This page explores the fundamental relationships underlying gas reservoir performance and presents some simple techniques for forecasting production rate vs. time. One way to envision the different factors affecting the performance of a gas reservoir is to define the production "system" with three components: Rate vs. time behavior is governed by the combined effect of these three parts, which in turn have performance characteristics that vary with pressure and production rate. If these relationships are plotted on the same presentation, the resulting graph will look like Figure 1. At low flow rates, the equipment-performance curve is nearly horizontal, reflecting the small flowing frictional pressure drops in the system. If there is liquid holdup in the production tubing, multiphase-flow calculations can show the curve bending upward at low production rates.
Natural petroleum gases contain varying amounts of different (primarily alkane) hydrocarbon compounds and one or more inorganic compounds, such as hydrogen sulfide, carbon dioxide, nitrogen (N2), and water. Characterizing, measuring, and correlating the physical properties of natural gases must take into account this variety of constituents. A dry-gas reservoir is defined as producing a single composition of gas that is constant in the reservoir, wellbore, and lease-separation equipment throughout the life of a field. Some liquids may be recovered by processing in a gas plant. A wet-gas reservoir is defined as producing a single gas composition to the producing well perforations throughout its life.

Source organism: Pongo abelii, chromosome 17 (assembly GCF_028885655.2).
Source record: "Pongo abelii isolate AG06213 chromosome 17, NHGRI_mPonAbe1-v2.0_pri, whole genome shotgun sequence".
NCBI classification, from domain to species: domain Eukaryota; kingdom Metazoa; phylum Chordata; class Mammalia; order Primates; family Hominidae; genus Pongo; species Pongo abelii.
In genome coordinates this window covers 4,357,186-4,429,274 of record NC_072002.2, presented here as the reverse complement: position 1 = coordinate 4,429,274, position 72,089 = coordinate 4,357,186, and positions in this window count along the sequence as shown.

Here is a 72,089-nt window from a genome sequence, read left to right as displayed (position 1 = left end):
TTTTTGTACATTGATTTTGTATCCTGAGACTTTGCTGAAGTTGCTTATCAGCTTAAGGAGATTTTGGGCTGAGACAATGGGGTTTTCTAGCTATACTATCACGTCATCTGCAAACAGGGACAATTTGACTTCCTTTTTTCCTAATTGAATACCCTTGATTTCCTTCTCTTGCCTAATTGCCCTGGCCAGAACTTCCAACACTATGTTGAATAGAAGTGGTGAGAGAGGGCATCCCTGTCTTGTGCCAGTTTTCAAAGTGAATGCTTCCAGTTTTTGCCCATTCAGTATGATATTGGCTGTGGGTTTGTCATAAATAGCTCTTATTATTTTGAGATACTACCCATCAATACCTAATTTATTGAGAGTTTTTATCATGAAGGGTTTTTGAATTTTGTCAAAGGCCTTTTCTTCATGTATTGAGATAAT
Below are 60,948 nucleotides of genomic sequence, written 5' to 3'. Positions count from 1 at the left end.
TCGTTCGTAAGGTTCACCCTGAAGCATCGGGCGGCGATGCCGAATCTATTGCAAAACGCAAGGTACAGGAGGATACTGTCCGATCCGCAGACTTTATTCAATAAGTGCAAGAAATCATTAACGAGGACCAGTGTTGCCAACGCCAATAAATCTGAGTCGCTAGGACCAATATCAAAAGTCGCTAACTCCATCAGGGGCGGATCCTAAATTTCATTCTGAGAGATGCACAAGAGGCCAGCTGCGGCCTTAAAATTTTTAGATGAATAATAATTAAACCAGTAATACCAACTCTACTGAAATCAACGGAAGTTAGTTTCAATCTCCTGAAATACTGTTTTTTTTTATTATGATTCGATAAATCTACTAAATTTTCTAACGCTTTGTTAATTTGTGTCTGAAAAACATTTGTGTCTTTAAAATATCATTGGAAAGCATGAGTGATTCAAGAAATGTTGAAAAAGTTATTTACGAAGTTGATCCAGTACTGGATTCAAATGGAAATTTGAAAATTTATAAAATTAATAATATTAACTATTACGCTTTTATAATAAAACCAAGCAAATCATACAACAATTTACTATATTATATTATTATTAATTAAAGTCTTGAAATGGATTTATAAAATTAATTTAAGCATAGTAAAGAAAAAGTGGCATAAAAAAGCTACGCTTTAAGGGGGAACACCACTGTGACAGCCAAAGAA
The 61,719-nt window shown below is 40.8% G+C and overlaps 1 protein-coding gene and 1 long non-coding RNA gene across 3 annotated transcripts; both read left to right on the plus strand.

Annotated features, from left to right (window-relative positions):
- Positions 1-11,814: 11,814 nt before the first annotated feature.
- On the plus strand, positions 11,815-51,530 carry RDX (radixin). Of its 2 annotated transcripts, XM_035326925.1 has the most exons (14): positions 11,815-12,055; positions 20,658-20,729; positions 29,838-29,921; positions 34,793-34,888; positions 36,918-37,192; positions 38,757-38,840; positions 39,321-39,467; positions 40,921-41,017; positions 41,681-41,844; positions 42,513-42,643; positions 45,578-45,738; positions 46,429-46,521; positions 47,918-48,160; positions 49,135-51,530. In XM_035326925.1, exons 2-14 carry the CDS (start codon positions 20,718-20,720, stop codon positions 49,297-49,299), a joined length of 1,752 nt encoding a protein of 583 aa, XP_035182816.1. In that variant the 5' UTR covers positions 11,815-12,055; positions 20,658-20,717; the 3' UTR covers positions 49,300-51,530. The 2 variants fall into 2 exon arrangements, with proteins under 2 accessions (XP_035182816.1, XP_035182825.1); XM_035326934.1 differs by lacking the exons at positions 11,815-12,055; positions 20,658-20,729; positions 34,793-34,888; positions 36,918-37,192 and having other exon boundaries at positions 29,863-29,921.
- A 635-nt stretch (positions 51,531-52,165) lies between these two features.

Injecting water into a low-pressure gas reservoir nearing abandonment will displace gas and increase ultimate recovery. This paper examines the theory and reports the results of a case history. Water was injected into a southern Louisiana gas reservoir for more than 10 years, successfully increasing recovery by 25 Bcf [710×106 m3]. This paper also discusses the importance of considering all possible producing mechanisms early in a reservoir's life to predict future performance properly and shows that straight-line p/z performance does not necessarily indicate that a gas reservoir has a depletion drive, as is frequently assumed in practice.
Natural gas is a major source of energy production and consumption in the U.S. As reserves decline, investigators are studying the potential of increased supplies from several unconventional sources1 and from waterdrive reservoirs with high production rates in the gas zones2,3 and the aquifers.4 Production at high rates from a waterdrive reservoir is an attempt to reduce reservoir pressure to a low value, thereby minimizing the actual gas volume occupying residual pore space. A reservoir with little water influx that depletes to low pressure has the opposite problem because all the pore space is still filled with gas.